There was something almost coordinated about the answers you heard from the Clippers when they discussed their potential for the 2022-23 season during the team’s annual Media Day Monday.
The title ambitions are real. The depth is real. Kawhi Leonard’s health; John Wall arriving in the best shape of his post-Wizards life; the joyousness of Reggie Jackson, Robert Covington, and Norman Powell dancing to “Avalanche.” All real.
But everyone wanted to talk about defense. It was one of the first orders of business from most players who spoke publicly during the nearly two-hour event: this defense could be unparalleled.
“We can switch everything. I think that’s the beauty and the scary part about our team now,” Clippers star Paul George said. “We can switch everything and still not give up a basket. A lot of times when teams are switching there’s still a weak link that teams will try to isolate and go at. You can’t do that with us if we switch.”
The so-called switchability of the 2022-23 rendition of the Clippers might be the difference between title favorites or merely title contenders.
“If we have personnel on the court that’s all wings, it’s tough for teams to guard that and match up against that,” George added. “It really could transcend the league to where it goes to 5-out wings on the floor. We could be that kind of team that teams try to emulate.”
There were glimpses of what George is referring to scattered throughout the Clippers’ injury-plagued 2021-22 season. Most notably, when missing four key wings, including their two superstars, the team flipped a 10-point, third-quarter deficit by holding the New Orleans Pelicans to 27.3 percent shooting over the first 12 minutes of the second half of last April’s play-in elimination game.
Of course, that lead didn’t hold.
As it turns out, playing a scrambling, switching defense with six healthy, capable players doesn’t quite work. But what if you add Leonard and George, and an uber-athlete in Wall, plus the newfound health of Powell and Marcus Morris, who were both on the floor against New Orleans but far from their peak selves?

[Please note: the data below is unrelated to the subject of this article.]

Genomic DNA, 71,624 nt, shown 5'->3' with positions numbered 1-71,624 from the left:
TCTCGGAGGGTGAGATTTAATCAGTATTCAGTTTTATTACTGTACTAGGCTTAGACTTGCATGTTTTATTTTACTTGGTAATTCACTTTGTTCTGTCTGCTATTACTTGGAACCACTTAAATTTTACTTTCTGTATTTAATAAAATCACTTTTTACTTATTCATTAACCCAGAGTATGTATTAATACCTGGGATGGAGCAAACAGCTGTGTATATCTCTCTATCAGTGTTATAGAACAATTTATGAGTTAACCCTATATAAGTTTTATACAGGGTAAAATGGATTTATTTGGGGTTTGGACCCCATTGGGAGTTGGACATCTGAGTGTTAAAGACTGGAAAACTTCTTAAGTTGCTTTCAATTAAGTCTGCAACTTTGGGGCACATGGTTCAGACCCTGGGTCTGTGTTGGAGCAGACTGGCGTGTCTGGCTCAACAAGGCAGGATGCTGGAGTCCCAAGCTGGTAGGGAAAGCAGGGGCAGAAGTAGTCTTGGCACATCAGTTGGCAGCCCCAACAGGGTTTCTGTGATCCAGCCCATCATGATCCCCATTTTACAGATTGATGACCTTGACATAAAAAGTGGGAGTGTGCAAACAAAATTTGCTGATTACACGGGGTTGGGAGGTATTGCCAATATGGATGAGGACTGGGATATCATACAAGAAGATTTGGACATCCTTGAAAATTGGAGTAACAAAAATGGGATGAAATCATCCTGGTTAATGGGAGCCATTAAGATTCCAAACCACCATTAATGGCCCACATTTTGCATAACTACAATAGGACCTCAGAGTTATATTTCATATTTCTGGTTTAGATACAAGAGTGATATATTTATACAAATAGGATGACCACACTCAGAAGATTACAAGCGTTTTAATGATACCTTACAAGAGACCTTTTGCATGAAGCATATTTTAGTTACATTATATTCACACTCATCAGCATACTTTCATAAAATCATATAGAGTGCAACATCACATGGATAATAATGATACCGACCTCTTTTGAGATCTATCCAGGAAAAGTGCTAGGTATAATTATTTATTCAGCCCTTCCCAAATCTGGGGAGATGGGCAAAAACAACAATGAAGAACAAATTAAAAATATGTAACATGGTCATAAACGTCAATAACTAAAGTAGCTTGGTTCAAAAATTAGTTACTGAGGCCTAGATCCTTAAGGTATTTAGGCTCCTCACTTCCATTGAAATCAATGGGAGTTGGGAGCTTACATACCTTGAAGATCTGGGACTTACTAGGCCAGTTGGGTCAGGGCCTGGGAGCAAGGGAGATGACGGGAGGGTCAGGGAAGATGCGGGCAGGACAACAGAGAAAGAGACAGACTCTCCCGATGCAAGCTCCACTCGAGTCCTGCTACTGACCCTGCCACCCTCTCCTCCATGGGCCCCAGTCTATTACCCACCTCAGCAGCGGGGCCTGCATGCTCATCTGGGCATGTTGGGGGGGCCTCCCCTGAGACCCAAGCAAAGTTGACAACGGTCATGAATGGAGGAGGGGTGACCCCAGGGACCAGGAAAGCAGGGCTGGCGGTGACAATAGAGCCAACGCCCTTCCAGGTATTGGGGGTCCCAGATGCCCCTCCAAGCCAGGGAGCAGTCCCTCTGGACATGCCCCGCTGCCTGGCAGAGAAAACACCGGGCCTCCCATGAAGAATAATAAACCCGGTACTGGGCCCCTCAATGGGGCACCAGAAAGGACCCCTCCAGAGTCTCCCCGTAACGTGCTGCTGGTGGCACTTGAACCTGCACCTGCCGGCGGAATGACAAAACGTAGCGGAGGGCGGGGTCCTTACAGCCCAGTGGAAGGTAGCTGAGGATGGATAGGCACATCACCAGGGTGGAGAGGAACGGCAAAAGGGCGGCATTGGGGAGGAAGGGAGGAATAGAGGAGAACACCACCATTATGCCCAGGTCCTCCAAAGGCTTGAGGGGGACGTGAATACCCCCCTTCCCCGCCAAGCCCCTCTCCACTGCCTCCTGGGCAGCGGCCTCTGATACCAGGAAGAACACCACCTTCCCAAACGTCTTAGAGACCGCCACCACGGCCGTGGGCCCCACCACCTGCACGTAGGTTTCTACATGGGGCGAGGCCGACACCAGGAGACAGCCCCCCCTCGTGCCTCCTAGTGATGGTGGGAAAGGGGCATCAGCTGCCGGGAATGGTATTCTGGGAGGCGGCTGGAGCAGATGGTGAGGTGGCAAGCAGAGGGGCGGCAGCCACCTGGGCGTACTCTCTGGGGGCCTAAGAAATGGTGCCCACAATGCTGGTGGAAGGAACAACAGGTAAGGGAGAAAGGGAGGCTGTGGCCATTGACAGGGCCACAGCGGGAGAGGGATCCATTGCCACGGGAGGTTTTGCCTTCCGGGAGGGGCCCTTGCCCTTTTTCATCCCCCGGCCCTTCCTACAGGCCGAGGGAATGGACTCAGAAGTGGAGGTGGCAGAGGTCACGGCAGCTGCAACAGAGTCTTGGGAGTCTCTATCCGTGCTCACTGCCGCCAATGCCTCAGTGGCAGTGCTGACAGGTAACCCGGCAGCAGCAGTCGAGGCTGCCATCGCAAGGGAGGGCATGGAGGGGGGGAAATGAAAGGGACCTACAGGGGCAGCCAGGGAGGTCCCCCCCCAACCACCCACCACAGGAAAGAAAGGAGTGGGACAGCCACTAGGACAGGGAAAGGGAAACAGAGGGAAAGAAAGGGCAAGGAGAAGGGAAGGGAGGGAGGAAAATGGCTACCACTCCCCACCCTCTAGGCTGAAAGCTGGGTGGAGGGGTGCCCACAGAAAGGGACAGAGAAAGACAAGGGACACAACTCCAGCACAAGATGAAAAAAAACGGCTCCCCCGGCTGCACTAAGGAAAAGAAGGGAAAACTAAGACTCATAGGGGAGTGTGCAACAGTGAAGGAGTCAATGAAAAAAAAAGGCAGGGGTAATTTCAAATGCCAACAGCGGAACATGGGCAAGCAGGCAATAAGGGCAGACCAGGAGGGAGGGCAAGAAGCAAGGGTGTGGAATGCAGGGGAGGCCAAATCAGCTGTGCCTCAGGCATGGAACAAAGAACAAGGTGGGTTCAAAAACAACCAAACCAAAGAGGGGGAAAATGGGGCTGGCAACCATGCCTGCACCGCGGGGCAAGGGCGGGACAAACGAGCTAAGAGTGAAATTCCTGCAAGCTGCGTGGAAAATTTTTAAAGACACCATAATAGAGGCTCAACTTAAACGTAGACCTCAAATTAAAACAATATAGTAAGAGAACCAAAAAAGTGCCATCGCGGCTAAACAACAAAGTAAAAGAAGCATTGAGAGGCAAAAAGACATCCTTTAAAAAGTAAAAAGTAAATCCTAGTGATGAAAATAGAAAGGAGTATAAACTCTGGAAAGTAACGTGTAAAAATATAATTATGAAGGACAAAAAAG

That’s a fever dream of switchable defenders for opponents.
“I think the defensive lineups can be really scary when you look at our roster,” Powell said. “From me and [Covington] being added, having John [Wall] out there, you have Nico [Batum], you got Kawhi and PG. With Kawhi back healthy, you can go small ball, you can go big lineups, you can keep opponents really off balance with how the coaches can mix it up out there.”
Leonard added: “We’ve got a lot of talented wings on our team that can play both ways: dribble, shoot the ball, be able to guard multiple positions. I think that’s what you need right now in this NBA, guys that can guard and just switch and be able to knock down open shots. We’ll see how it unfolds this year.”
And it’s true. There is a lot to see unfold.
Leonard’s health is paramount. But while he says he is feeling “great,” 14 months removed from surgery to repair a torn right ACL, there remains a sense that the team, in tandem with Leonard’s input, will remain cautious through the early stages of October.
That’s where the depth and defensive versatility come into play. The Clippers withstood Leonard’s season-long absence and significant injuries to George (elbow) and Powell (toe) and kept afloat in the West all last season. It took 84 games for them to be eliminated.
This year, with defense ruling the day, elimination might be something avoidable entirely.
“You look at our roster, you look at the health of everyone on this team,” George said. “It’s good. It’s good to have that pressure. The fact of the matter is not a lot of teams get that pressure going into the season, so we honor that. We embrace that.
“Both of us (Leonard and George) internally had a promise. I know I did for myself, to bring a championship here.”